If you were going on a submarine mission, the one item that you would want to guarantee functioned would be your air system.  Figuring out that you have no oxygen is not something you want to do at 500 feet below the surface.  That would clearly be a life-threatening situation.

Metaphorically, New Delhi is in that submarine.  On the positive side, India is committed to industrial growth but on the negative side, its air-quality strategy has not yet caught up with its industrial-growth strategy.  A recent World Health Organization study determined that New Delhi’s air is the most polluted in the world.

Researchers affiliated with the University of Chicago, Yale, and Harvard have determined that New Delhi residents’ life expectancies are reduced by 3.2 years due to air pollution.  Air-purification systems are becoming increasingly common and are just another indicator of the growing concerns about this dangerous problem, as Gardiner Harris reports:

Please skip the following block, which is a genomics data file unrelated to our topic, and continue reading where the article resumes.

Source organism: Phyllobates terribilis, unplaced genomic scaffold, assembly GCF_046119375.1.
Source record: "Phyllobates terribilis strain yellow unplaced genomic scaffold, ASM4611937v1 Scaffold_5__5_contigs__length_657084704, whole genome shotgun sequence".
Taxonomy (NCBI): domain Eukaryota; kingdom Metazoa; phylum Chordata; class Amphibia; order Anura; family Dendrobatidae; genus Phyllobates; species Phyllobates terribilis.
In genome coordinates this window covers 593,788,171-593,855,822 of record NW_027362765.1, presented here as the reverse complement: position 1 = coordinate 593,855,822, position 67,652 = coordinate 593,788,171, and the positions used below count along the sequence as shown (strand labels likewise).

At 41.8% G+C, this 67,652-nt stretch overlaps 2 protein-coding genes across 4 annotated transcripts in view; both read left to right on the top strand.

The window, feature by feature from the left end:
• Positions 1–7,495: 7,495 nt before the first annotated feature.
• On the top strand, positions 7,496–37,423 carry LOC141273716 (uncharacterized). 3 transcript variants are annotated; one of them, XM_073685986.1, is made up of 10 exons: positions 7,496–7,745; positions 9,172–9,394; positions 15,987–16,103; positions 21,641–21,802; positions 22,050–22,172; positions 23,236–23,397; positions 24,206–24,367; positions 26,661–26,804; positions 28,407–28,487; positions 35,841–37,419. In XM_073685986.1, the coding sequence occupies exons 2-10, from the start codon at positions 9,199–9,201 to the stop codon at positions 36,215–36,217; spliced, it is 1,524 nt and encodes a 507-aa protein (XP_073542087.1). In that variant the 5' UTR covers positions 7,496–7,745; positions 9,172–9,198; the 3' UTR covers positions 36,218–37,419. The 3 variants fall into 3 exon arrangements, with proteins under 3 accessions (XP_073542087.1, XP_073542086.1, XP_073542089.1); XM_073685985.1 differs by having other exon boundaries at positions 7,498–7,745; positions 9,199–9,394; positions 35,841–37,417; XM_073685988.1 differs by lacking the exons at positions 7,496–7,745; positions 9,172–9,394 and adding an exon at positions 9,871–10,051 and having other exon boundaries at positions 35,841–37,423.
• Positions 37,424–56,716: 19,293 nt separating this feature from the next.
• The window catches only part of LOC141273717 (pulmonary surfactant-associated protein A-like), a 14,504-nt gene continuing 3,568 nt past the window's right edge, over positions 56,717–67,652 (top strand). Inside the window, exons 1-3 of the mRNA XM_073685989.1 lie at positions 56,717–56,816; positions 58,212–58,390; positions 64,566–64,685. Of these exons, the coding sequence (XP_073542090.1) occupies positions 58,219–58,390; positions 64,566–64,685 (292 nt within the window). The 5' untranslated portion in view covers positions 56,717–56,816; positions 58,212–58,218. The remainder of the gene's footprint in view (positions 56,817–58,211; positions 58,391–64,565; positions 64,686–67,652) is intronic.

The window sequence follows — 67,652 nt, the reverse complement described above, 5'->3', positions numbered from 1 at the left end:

Some embassies, including Norway’s, have begun telling diplomats with children to reconsider moving to the city, and officials have quietly reported a surge in diplomats choosing to curtail their tours.  Indian companies have begun ordering filtration systems for their office buildings.

Thankfully, India is not just recognizing the problem.  India is starting to move in the important direction of taking action.  Although no overnight solutions exist for this major challenge, at least public awareness is growing rapidly.  Hopefully, the needed changes to counter the issue will occur even more rapidly.

About James Meadows

Currently I serve as a training team manager for Johnson Controls at a customer-care center in Kansas City. Additionally, I am a business consultant, a freelance corporate writer, an Assembly of God ordained minister, a Civil Air Patrol chaplain, and a blogger. I believe we are living in the most fascinating times of human history. To maximize the opportunities these times present, I have a passionate interest in leadership development and organizational success, both of which I view as inextricably linked.

Comments are closed.